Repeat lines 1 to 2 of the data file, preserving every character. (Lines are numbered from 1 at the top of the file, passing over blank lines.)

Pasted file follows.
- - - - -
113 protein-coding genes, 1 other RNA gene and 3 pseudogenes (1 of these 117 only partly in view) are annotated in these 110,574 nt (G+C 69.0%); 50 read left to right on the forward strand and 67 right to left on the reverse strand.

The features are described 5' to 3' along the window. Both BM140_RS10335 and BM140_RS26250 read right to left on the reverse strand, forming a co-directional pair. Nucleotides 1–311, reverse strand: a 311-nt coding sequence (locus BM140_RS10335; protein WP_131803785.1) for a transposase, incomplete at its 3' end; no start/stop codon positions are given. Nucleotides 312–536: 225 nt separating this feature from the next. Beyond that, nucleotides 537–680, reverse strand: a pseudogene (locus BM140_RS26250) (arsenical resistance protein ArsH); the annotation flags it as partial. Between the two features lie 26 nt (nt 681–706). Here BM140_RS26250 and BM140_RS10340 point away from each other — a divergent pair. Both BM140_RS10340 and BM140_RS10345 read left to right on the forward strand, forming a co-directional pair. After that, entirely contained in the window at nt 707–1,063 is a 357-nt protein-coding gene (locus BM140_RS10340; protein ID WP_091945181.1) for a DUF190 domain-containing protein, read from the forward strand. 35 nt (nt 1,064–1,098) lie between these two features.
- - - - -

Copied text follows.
113 protein-coding genes, 1 other RNA gene and 3 pseudogenes (1 of these 117 only partly in view) are annotated in these 110,574 nt (G+C 69.0%); 50 read left to right on the forward strand and 67 right to left on the reverse strand.

The features are described 5' to 3' along the window. Both BM140_RS10335 and BM140_RS26250 read right to left on the reverse strand, forming a co-directional pair. Nucleotides 1–311, reverse strand: a 311-nt coding sequence (locus BM140_RS10335; protein WP_131803785.1) for a transposase, incomplete at its 3' end; no start/stop codon positions are given. Nucleotides 312–536: 225 nt separating this feature from the next. Beyond that, nucleotides 537–680, reverse strand: a pseudogene (locus BM140_RS26250) (arsenical resistance protein ArsH); the annotation flags it as partial. Between the two features lie 26 nt (nt 681–706). Here BM140_RS26250 and BM140_RS10340 point away from each other — a divergent pair. Both BM140_RS10340 and BM140_RS10345 read left to right on the forward strand, forming a co-directional pair. After that, entirely contained in the window at nt 707–1,063 is a 357-nt protein-coding gene (locus BM140_RS10340; protein ID WP_091945181.1) for a DUF190 domain-containing protein, read from the forward strand. 35 nt (nt 1,064–1,098) lie between these two features.